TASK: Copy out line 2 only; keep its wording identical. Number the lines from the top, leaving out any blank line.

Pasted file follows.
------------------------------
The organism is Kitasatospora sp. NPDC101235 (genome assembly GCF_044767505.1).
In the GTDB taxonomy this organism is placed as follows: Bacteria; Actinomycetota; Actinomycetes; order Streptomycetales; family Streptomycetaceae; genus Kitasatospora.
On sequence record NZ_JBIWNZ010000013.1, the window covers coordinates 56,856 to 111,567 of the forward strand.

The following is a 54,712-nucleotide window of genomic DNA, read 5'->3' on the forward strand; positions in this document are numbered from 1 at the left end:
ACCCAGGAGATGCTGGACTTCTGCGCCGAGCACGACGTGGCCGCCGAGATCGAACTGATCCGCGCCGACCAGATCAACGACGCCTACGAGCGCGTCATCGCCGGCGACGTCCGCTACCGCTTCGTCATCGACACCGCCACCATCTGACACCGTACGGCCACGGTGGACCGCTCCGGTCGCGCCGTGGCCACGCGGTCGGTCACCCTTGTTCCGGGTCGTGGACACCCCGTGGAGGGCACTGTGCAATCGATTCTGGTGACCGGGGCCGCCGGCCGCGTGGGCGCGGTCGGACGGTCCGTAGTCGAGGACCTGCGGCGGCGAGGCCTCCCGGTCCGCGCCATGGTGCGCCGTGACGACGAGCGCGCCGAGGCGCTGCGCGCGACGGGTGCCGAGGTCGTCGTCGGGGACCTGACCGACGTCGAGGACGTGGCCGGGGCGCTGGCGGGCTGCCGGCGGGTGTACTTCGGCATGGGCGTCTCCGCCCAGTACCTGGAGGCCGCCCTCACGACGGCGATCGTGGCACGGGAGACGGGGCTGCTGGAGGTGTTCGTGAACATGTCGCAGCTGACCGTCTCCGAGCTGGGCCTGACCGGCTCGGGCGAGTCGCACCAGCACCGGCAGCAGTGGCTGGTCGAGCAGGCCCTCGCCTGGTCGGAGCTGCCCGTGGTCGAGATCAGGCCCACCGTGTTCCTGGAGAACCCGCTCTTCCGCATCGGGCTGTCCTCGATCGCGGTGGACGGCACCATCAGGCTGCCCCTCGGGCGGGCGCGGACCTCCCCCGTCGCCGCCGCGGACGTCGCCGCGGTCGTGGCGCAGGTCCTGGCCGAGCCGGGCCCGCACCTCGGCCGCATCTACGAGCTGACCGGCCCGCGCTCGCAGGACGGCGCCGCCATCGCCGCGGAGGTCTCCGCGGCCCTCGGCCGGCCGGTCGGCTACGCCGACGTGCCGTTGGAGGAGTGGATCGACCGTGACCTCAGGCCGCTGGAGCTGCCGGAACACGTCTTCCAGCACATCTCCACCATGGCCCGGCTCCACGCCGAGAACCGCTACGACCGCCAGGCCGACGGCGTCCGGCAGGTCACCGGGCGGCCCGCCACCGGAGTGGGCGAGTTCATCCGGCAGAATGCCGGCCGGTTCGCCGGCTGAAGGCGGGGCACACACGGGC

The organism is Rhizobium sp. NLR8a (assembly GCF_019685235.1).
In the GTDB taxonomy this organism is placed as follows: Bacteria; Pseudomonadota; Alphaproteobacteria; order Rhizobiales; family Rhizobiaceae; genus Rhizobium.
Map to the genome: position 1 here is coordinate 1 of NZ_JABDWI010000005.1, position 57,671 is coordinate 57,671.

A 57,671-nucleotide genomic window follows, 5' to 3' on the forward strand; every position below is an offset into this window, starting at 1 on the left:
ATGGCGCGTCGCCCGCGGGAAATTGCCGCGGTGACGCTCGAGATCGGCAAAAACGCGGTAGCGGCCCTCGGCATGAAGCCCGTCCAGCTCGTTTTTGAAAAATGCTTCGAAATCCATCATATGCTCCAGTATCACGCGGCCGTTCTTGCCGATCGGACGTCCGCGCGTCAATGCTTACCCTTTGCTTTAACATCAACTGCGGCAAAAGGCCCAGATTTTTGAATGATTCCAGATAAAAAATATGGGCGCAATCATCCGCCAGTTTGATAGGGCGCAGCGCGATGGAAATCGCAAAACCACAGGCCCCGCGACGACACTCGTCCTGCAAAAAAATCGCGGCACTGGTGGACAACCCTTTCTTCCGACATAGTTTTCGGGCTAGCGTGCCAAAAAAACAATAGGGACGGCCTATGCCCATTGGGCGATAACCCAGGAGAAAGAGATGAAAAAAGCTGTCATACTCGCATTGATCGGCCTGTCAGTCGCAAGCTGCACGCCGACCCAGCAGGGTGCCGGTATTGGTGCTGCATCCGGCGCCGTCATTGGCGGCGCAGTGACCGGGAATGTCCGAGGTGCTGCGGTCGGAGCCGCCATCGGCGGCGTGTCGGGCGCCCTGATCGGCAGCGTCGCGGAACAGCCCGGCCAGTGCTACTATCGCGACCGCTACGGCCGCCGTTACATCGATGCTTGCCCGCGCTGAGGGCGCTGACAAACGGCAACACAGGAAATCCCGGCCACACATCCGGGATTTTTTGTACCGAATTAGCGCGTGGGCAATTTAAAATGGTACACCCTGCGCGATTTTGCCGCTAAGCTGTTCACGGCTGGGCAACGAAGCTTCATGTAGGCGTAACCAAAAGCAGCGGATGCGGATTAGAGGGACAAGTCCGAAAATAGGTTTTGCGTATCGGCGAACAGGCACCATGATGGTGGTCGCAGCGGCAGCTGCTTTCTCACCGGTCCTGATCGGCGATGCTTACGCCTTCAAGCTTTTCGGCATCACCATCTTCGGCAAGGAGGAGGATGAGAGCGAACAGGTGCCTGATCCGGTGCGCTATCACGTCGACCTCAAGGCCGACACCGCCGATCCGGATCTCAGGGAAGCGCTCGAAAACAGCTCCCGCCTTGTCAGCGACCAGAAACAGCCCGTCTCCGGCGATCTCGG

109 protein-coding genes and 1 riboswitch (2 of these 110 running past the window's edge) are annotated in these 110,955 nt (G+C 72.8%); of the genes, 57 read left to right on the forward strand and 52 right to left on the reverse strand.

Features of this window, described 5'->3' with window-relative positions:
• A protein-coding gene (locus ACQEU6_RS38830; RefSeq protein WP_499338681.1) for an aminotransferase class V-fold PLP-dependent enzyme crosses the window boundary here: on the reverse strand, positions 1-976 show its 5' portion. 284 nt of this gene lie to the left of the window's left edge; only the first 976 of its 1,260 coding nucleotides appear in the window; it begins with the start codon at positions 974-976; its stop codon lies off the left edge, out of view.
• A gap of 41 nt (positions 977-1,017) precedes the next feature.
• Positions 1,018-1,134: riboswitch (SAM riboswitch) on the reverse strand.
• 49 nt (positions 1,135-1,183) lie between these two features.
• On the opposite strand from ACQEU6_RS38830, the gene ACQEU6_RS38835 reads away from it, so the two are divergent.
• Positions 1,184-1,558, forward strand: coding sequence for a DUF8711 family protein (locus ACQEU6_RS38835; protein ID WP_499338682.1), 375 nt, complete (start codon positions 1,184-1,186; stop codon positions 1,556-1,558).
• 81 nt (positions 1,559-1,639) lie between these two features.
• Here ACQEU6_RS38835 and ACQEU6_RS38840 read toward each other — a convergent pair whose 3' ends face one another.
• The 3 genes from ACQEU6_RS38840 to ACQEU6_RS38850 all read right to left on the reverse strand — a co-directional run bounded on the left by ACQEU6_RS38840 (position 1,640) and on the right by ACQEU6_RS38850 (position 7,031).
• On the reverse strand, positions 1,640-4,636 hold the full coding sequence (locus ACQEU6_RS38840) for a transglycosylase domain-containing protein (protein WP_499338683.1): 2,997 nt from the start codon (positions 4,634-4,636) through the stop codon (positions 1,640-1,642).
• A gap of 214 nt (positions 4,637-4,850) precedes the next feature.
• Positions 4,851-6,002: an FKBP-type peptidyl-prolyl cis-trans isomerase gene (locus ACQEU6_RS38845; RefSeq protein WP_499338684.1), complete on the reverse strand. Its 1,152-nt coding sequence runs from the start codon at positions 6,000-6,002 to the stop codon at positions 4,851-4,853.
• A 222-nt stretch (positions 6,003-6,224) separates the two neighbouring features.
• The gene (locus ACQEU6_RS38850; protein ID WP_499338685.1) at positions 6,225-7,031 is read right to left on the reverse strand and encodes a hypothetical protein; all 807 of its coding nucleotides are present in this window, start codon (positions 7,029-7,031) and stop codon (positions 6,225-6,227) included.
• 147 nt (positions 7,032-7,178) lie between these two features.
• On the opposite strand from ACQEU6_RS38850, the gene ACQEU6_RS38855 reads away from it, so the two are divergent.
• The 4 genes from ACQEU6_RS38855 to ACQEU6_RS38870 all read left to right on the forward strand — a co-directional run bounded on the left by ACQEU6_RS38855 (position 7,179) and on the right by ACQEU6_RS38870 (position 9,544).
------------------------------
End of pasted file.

In the GTDB taxonomy this organism is placed as follows: Bacteria; Actinomycetota; Actinomycetes; order Streptomycetales; family Streptomycetaceae; genus Kitasatospora.